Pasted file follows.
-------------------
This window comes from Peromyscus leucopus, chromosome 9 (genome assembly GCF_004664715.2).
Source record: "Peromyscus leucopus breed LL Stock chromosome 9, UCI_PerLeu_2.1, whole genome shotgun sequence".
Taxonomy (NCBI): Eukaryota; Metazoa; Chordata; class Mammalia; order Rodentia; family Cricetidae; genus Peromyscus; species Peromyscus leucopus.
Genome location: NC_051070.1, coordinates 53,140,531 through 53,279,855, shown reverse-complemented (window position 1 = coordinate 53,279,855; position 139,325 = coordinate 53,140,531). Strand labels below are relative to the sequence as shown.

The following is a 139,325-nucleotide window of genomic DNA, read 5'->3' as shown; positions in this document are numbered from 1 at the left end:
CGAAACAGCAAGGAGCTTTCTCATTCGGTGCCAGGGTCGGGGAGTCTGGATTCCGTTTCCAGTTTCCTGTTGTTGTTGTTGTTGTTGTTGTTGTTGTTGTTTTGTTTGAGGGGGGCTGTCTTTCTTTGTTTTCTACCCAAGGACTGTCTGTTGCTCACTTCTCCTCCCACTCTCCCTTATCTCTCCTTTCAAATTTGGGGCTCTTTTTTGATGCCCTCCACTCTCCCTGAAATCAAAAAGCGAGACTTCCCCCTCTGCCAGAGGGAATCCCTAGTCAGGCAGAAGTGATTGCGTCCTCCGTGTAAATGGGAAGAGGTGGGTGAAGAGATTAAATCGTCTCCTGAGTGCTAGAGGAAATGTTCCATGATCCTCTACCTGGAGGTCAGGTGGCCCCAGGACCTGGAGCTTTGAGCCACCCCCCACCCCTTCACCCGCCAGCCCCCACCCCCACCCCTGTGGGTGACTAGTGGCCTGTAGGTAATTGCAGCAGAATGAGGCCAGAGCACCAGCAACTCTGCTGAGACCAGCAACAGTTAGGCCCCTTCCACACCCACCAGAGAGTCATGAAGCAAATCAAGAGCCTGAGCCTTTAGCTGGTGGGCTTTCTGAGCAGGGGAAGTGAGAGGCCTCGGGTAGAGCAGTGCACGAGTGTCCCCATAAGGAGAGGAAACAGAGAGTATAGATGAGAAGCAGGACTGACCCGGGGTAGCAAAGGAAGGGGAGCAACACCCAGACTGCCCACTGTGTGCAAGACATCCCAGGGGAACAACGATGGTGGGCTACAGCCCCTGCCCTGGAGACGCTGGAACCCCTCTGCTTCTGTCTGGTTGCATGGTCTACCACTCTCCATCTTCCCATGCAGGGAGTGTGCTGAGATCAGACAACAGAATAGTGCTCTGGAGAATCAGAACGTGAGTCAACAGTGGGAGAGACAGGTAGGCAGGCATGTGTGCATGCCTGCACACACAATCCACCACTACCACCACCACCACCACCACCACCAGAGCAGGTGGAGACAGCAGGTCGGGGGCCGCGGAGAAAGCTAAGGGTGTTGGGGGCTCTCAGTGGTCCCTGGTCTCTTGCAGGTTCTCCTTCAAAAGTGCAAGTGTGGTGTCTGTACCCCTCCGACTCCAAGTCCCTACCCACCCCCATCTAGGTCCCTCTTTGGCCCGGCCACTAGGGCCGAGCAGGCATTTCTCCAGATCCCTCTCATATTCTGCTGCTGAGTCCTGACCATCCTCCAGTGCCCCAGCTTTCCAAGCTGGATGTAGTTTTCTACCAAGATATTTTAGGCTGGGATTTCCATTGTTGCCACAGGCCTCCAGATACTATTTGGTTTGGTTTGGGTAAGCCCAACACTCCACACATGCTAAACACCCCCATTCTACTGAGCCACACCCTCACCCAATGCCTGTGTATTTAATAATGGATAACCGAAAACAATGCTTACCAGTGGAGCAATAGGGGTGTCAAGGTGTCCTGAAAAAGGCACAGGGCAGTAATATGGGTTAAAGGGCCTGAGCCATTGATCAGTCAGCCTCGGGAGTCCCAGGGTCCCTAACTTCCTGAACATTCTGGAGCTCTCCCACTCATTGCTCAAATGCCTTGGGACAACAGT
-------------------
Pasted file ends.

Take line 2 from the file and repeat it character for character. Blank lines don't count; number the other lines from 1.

Source record: "Peromyscus leucopus breed LL Stock chromosome 9, UCI_PerLeu_2.1, whole genome shotgun sequence".